• Diana Perez –  Vice President for Home Based Childcare Services, WHEDco
  • Lourdes ZapataPresident and CEO, SoBro
  • Lisa TalmaVice President for Philanthropic Initiatives, Deutsche Bank Community Development Finance Group

Focusing on New York City Housing Authority (NYCHA) entrepreneurs, the program seeks to foster positive and enduring change in the region and help individuals and families build generational wealth. The program is open to New Yorkers living in NYCHA residents and individuals who receive Section 8 vouchers through NYCHA.

“I was inspired to hear a range of great ideas from applicants — and not only our winners. I hope this public-private-nonprofit partnership can grow, but also serve as a model for similar programs in other cities.”

Ron Moelis, Donor

The technical training components of the program are provided by Brooklyn Public Library Business and Career Center, Centro, and Bocnet. These organizations offer various courses, including business resources through the library’s Business and Management program, financial modeling, building business credit, a business plan boot camp, and one-on-one coaching sessions. The training took place between March 23 and April 13, paving the way for the future success of NYCHA entrepreneurs.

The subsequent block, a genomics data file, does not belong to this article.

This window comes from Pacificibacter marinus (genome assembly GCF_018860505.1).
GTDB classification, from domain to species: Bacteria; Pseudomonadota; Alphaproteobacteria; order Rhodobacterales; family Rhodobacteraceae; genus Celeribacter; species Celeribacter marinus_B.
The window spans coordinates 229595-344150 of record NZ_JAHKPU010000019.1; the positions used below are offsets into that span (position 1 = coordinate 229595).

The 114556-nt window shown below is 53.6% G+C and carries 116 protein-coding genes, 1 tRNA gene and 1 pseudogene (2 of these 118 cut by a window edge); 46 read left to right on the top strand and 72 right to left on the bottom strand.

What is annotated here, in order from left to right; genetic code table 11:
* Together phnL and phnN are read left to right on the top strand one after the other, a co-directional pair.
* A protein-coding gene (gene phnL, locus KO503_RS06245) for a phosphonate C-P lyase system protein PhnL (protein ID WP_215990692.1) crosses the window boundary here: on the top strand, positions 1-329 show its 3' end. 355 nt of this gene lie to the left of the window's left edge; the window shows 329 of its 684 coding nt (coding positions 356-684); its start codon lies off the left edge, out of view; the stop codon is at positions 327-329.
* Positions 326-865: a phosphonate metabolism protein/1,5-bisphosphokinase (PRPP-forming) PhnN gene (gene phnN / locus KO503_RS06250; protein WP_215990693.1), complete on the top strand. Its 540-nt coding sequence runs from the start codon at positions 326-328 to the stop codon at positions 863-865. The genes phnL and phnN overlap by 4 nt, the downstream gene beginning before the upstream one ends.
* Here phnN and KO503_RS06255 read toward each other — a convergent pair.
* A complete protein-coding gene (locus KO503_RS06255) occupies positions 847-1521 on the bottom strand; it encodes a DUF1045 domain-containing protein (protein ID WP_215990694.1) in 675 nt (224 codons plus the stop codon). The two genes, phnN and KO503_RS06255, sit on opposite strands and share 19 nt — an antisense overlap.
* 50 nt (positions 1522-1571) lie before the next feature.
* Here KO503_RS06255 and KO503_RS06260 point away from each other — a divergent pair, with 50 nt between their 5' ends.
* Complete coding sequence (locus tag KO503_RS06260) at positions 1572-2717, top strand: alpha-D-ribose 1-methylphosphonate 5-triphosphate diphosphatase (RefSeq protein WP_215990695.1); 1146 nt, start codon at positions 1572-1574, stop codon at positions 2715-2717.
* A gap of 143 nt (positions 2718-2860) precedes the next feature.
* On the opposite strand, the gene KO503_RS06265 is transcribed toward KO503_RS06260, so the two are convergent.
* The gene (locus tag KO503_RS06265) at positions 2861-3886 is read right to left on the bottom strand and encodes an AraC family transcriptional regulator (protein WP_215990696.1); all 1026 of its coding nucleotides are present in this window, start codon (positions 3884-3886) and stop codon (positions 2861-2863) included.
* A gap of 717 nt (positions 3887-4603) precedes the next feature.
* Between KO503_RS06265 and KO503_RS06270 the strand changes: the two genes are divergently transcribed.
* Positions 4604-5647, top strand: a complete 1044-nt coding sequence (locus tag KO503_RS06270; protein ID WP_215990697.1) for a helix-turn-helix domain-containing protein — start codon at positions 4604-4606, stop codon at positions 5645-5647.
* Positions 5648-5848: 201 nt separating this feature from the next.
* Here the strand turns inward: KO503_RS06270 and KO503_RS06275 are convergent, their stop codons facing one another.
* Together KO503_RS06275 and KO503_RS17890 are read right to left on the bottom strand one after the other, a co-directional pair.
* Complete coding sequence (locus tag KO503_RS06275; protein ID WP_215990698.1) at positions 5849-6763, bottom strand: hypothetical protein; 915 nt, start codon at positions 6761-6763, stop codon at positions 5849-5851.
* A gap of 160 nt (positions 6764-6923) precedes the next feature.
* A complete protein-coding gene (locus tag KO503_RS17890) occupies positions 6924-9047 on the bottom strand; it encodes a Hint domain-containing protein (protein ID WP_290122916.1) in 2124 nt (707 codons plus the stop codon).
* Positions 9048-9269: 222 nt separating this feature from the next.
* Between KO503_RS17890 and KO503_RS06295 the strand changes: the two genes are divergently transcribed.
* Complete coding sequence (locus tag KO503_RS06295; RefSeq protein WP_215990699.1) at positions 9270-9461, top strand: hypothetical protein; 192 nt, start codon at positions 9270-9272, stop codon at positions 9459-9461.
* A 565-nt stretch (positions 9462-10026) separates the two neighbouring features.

The NYC Boss Up entrepreneurship competition was founded by the Ron and Kerry Moelis Family Foundation. The Foundation, which is providing $1 million toward the program, is heavily focused on supporting social entrepreneurship and impact investing, and this initiative falls squarely in line with that mission. FJC – A Foundation of Philanthropic Funds administered the program through a specialized Donor Advised Fund account that enables awards to individuals that are consistent with U.S. charitability regulations.